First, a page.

New poll asks if Jews have too much power

Swiss pollster working for German contractor on behalf of a Canadian client; anti-Semitism watchdog says condemnations are premature

The Kesher Israel Synagogue in Washington, DC (AgnosticPreachersKid/Wikimedia Commons)
The Kesher Israel Synagogue in Washington, DC (AgnosticPreachersKid/Wikimedia Commons)

A Swiss polling company working for an undisclosed client is conducting a survey about Jewish power.

Annie Mumenthaler, a representative of Switzerland’s ruling UDC party from the Lausanne suburb of Pully, told the news site 24 Heures that an employee of the Demoscope polling firm interviewed her last week and asked whether she believed Jews had too much power in politics.

“I answered all the question to see just how far this ignominy could go and I was not disappointed,” 24 Heures quoted her as saying Thursday. She said the employee asked her: “Do you find Jews are omnipresent in key positions in the finance industry?” and whether Jews have “too much influence” in American and Swiss politics.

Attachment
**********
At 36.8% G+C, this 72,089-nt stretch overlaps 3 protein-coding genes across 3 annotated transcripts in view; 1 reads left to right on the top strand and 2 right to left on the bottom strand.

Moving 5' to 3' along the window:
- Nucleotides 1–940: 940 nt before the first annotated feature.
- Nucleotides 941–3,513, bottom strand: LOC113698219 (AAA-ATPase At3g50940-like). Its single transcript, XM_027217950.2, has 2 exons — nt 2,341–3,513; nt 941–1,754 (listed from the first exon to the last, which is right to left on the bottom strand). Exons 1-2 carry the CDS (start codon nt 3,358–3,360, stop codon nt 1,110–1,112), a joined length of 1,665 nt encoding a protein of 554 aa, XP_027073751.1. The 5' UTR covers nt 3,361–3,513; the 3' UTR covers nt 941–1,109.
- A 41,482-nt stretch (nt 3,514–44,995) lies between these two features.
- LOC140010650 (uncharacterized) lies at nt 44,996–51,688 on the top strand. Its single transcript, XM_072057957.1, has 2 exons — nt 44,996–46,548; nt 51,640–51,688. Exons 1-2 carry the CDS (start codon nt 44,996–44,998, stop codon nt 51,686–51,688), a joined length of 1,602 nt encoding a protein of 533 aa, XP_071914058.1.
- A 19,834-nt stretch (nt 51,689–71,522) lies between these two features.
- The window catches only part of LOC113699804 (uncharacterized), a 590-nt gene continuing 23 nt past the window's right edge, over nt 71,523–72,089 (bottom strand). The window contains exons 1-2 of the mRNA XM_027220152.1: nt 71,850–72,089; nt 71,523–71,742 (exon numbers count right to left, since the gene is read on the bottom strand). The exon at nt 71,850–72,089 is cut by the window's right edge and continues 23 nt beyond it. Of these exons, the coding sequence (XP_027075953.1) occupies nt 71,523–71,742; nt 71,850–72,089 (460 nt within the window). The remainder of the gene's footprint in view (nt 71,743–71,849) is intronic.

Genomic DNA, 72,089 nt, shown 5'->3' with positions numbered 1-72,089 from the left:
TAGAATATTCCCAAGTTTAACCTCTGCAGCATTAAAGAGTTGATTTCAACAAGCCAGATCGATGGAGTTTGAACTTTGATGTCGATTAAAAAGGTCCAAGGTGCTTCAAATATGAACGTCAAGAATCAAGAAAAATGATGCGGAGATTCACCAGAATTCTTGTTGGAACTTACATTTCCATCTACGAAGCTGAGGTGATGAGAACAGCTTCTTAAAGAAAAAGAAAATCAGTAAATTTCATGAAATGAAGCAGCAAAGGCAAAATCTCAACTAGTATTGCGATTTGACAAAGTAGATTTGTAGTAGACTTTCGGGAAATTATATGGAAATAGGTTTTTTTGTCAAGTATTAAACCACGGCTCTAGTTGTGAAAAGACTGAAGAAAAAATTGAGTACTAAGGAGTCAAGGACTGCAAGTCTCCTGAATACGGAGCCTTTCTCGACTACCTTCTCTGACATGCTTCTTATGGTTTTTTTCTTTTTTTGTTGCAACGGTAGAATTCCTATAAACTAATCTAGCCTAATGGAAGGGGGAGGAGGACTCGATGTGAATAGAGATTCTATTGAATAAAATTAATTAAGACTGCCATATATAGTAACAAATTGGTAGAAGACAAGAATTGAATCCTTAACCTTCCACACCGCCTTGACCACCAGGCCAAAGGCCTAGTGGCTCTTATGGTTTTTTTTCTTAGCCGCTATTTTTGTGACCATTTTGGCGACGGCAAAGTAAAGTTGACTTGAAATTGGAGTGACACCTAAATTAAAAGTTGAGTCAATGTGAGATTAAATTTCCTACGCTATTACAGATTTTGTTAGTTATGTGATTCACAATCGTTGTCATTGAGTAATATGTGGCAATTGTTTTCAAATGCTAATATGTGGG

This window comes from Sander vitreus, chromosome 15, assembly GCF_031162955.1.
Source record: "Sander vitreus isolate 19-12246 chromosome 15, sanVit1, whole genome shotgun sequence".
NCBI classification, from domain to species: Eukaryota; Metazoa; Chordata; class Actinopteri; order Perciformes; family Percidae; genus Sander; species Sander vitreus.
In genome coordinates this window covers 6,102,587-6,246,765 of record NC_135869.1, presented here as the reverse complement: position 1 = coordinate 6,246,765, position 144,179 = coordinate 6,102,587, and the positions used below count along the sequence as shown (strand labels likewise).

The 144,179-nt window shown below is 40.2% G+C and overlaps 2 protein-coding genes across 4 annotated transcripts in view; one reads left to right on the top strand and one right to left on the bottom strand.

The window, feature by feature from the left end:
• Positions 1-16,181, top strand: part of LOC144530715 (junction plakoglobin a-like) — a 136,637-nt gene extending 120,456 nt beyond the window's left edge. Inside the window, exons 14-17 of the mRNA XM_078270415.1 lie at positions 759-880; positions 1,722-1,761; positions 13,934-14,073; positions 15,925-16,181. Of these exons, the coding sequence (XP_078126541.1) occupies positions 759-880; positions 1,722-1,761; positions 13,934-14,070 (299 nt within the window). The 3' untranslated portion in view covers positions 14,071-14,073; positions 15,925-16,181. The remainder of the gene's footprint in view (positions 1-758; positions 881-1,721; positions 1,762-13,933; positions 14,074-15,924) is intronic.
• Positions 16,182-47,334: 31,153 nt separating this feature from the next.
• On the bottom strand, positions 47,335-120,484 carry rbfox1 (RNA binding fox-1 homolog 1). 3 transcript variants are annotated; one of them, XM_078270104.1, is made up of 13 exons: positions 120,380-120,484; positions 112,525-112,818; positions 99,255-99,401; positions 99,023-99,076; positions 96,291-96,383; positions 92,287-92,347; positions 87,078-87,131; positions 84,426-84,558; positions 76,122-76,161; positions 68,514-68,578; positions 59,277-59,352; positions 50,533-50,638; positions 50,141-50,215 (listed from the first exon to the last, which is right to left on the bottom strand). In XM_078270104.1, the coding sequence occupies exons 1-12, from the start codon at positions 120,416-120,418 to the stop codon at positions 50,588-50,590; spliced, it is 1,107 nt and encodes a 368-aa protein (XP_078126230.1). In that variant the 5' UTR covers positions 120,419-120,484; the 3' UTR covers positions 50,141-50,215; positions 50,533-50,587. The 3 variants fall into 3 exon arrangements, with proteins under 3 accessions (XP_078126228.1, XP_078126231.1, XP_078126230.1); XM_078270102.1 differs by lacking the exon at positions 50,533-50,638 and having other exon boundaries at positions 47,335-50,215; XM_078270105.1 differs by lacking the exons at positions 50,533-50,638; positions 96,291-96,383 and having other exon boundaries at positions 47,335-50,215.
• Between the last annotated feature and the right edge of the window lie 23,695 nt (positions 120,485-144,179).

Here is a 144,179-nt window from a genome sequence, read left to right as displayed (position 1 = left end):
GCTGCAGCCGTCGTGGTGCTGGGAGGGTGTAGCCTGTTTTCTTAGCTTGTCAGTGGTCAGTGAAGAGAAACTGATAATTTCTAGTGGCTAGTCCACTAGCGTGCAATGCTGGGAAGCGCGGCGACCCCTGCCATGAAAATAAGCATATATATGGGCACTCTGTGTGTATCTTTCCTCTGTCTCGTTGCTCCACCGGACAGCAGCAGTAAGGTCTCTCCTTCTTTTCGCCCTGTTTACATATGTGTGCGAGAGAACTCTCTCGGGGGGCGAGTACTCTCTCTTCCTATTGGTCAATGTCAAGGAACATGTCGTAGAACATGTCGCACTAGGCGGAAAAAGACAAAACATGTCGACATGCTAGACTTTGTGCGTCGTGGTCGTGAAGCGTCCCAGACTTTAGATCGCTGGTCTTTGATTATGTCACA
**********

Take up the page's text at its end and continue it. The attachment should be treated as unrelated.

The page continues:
Demoscope, Switzerland’s third largest polling company, conducted the poll for a German contractor working for a Canadian client, both of whom Demoscope would not name, 24 Heures reported. The company began conducting the survey last week, according to the site.

Mumenthaler said she found the questions “shocking, shameful and racist.” Antoine Reymond of the Swiss chapter of the International League against Racism and Anti-Semitism, or LICRA, said, “The ideas presented in the survey are reminiscent of the sinister notions propagated during the [Nazi] occupation of France.”

But Johanne Gurfinkel of the Swiss CICAD watchdog group on anti-Semitism said the condemnations were premature.

“We need to know who commissioned the survey and what their goals are before we can say anything for certain,” he said, adding: “Sometimes, provocative and closed questions are presented to respondents by watchdog groups because that way one knows what the population really thinks about a minority.”

Gurfinkel also said that the poll “may relay the stereotypes, but may also show how prevalent they are.”

Most Popular
read more: